Girls Can Do: A Blink Community Day

Blinkers Tim, Jessica, and Kristina all decided to spend a Saturday in May at Benaroya Hall knee deep in t-shirts and wristbands, surrounded by inspired young women. How did this happen? They chose to volunteer at Girls Can Do, an event designed to encourage young women to have big dreams and pursue them, for their Blink Community Days.

What is Community Day?

Blink UX encourages all its employees to take one workday a year to volunteer at any charity or organization of their choosing. It’s really special that we can pick any organization that matters most to us as individuals, whether it’s supporting a cause that is close to your heart or working a day at your church. The only rule is that you must share what you did with the rest of the staff.

Why does Blink UX have a Community Day available for everyone?

Community service falls right in line with Blink’s core values (empathy, authentic, collaborative, and integrity), so it’s natural to encourage employees to be actively involved in our communities. Sometimes it’s not easy to give to a charity financially, but giving time is something everyone can do (especially when you would have been at work otherwise!). Blink makes it easy and simple to give back.

Maria Coryell-Martin

Maria Coryell-Martin speaks at Girls Can Do in Seattle

Girls Can Do Event Inspires Volunteers, Too! By Jessica Munsey

For the past few years, Blink UX has made time to host small events here in the office for local girls to learn about jobs in the tech industry. As a tutor and a mentor to girls of all ages, it was really a pleasure to take part in two of those events in order to share my story and advice with young women looking for inspiration. So, when Karen revealed her plans for a large-scale event to get girls of all ages to think big, I knew I had to be a part of it.

Karen found some amazing women to share their terrific stories of challenge and achievement. Their main unified message was quite simple: Don’t be afraid to believe in yourself, work hard, and go after your wildest dreams. Women and girls left the event smiling with renewed inspiration. Many said they couldn’t pick a favorite speaker because they loved them all. Others said they couldn’t wait to chat with particular speakers in person at the end of the event. Everyone asked if we were hosting another event next year, because they knew someone who would benefit from attending.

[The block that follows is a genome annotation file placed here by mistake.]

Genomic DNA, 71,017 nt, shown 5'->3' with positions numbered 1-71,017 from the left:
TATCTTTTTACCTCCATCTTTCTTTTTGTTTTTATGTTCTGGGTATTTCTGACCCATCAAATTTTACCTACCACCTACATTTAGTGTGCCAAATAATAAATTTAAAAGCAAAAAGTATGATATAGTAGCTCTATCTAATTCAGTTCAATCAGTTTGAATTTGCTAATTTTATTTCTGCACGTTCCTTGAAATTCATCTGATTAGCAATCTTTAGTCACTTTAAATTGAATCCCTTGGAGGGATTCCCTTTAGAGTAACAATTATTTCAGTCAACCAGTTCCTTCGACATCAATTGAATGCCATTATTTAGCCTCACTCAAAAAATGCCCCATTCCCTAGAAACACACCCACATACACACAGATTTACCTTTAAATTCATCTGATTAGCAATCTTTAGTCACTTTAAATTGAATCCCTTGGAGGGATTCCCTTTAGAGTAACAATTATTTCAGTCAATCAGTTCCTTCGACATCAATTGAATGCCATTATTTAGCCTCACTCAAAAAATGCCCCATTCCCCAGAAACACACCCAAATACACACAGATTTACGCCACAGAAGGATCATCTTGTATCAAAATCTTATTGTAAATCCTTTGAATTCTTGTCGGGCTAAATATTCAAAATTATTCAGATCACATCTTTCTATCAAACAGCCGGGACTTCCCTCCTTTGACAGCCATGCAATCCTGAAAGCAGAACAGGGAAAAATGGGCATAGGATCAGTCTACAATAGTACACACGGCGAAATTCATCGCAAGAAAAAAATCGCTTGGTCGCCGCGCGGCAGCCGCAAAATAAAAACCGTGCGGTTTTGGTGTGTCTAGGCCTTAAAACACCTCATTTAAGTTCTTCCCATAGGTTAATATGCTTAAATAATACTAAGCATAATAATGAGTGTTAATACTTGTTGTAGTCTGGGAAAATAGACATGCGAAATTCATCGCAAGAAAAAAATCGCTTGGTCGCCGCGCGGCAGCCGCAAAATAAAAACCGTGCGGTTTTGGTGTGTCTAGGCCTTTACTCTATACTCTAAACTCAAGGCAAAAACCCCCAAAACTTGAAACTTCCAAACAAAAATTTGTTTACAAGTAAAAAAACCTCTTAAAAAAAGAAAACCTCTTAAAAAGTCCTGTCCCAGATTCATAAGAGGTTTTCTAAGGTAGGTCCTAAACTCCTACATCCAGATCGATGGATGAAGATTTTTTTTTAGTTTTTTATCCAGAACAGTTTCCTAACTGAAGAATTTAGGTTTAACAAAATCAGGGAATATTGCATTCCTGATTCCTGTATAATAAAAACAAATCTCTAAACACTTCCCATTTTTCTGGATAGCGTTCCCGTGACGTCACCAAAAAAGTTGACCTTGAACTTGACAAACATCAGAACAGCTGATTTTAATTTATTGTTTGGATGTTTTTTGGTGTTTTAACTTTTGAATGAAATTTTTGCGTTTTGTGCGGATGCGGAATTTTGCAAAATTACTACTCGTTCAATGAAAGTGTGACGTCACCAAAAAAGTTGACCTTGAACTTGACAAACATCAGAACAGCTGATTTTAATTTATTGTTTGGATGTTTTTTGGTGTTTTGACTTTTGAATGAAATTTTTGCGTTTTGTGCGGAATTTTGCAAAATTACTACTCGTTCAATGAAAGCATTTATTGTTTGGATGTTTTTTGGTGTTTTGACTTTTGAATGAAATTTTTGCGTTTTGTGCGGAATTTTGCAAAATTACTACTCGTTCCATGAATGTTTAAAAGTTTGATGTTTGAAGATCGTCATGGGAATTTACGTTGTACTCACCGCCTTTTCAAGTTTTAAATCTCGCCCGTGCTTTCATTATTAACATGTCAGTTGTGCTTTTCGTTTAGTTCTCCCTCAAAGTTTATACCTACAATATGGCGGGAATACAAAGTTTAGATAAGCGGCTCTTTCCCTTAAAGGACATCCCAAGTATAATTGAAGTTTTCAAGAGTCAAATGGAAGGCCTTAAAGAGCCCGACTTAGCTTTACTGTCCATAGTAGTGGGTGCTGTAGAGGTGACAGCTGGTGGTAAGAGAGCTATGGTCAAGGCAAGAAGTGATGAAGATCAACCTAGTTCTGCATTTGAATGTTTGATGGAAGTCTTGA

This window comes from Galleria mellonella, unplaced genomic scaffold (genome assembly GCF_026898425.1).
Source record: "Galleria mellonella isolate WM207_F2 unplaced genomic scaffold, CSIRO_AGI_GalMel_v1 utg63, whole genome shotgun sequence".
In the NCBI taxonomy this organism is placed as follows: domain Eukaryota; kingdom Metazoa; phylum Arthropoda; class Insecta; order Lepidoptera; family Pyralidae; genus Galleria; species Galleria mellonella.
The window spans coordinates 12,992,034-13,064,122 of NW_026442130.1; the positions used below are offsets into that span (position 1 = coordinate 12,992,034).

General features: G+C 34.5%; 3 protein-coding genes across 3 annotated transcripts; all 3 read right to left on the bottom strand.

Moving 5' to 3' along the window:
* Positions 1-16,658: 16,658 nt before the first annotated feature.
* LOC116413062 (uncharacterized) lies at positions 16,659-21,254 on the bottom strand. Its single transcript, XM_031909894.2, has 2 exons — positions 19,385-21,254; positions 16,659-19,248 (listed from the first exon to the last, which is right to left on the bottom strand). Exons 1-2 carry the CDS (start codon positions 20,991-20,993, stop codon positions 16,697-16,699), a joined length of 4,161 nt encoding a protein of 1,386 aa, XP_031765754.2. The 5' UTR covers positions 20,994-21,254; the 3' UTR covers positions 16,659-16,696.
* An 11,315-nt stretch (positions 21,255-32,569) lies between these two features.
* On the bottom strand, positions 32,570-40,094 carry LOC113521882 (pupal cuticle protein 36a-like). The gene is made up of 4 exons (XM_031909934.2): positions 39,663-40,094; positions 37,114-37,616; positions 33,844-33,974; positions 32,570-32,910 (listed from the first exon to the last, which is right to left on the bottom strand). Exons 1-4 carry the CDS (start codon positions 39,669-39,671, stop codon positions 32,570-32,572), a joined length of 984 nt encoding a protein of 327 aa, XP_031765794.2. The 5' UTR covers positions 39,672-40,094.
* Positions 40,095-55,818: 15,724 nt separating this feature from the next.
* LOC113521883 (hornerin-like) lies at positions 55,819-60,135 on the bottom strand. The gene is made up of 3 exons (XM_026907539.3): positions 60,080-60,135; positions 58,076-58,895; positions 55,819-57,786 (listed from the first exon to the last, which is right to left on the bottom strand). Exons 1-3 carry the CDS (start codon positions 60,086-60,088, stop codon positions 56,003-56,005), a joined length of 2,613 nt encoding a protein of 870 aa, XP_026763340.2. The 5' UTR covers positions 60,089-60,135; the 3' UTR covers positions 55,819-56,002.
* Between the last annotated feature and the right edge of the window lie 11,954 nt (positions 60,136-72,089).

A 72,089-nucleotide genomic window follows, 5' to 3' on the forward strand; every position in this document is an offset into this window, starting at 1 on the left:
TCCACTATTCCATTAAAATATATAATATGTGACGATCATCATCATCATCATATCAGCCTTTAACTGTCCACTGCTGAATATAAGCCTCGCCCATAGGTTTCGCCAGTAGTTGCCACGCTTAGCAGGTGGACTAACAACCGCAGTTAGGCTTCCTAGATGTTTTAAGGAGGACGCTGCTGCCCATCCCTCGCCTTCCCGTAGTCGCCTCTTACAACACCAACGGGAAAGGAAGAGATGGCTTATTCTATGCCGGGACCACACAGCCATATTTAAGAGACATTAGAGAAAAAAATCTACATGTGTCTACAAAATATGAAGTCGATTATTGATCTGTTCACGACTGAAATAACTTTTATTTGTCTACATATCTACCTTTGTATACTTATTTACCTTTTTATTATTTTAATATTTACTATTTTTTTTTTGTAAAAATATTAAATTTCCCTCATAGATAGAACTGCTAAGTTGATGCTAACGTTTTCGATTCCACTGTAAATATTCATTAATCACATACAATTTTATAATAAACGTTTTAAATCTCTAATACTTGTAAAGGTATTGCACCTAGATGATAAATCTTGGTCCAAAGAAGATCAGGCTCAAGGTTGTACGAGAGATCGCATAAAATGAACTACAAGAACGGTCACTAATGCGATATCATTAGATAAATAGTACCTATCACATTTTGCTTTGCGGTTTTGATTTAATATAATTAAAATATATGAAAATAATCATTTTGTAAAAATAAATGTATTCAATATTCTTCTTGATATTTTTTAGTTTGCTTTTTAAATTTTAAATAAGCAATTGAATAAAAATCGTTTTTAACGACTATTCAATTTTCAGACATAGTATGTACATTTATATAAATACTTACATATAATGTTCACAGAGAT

As a volunteer, I also walked away inspired. What I loved most about Girls Can Do is that the event itself is an embodiment of Karen’s message: Dream big, do what inspires you, and make great things happen. Karen had a big dream of holding a large event to inspire girls, so she worked hard and made it happen. There’s no doubt in my mind that she succeeded in making a difference.

It’s really a wonderful thing to work with people who share your values — to work for a company that takes tangible steps to better the community.

Jessica at GCD

Jessica greets attendees at Girls Can Do 2014

From Behind the Lens of My Camera by Tim Bridgham

From behind the lens of my camera I was able to take away more than just images from the Girls Can Do event. I heard a great message of pursuing your passions, work hard with a positive attitude, and know that the possibilities are limitless. While I was not the target audience the event was designed for (I’m a late-20′s Male), I was still impacted by what I heard. I hope to spread that same message to the people in my life and maybe one day to a daughter of mine.

The Best Kind of Way to Spend My Saturday by Kristina Knaus

I volunteer a lot. You always feel good after you volunteer; you always have this warm “I gave back” feeling. When I finished volunteering at Girls Can Do however, it was more of a “Wow, I think I might have just helped change some lives” feeling. That is a feeling I could get used to.

Karen’s idea for Girls Can Do was to have an event with nine amazing women telling their stories to try and inspire young girls to have big dreams and achieve them. I feel she can safely say she achieved her goal. I am so proud to work at a company with a CEO who is so passionate and headstrong: Not only is she leading a UX consulting firm with 50+ employees, she also plans uplifting events for girls in her spare time.

The women who spoke at Girls Can Do inspired me and I was well above the target age. At 24-years-old the world is still pretty terrifying, and hearing success stories is always nice. These women all had some kind of obstacle they had to overcome, and they not only overcame their obstacles, they pole vaulted them. Kristin Laidre thought she was going to be a professional ballerina. After three foot surgeries that dream was pretty much dust, so she decided to become a marine biologist. Now she gets to hang out with polar bears. Coleen Christie was terrible at reading aloud; she went on to become a news anchor that reads aloud for a living to millions of viewers. For me, knowing these things makes all the difference. Everyone has something they could let hold him or her back, but to become great you can’t let those things control your potential.

After the event it was heartwarming to see all the girls line up in the lobby to get autographs and have their questions answered from the speakers. I saw Catherine Crosslin writing affirmations for girls and members of Seattle Reign soccer team offer to come show a local soccer club some new tricks. Getting to see so many young girls excited about their futures and truly believing the sky is the limit was the best kind of way to spend my Saturday.

Kristina sells commemorative t-shirts

Kristina poses with a commemorative t-shirt at Girls Can Do 2014

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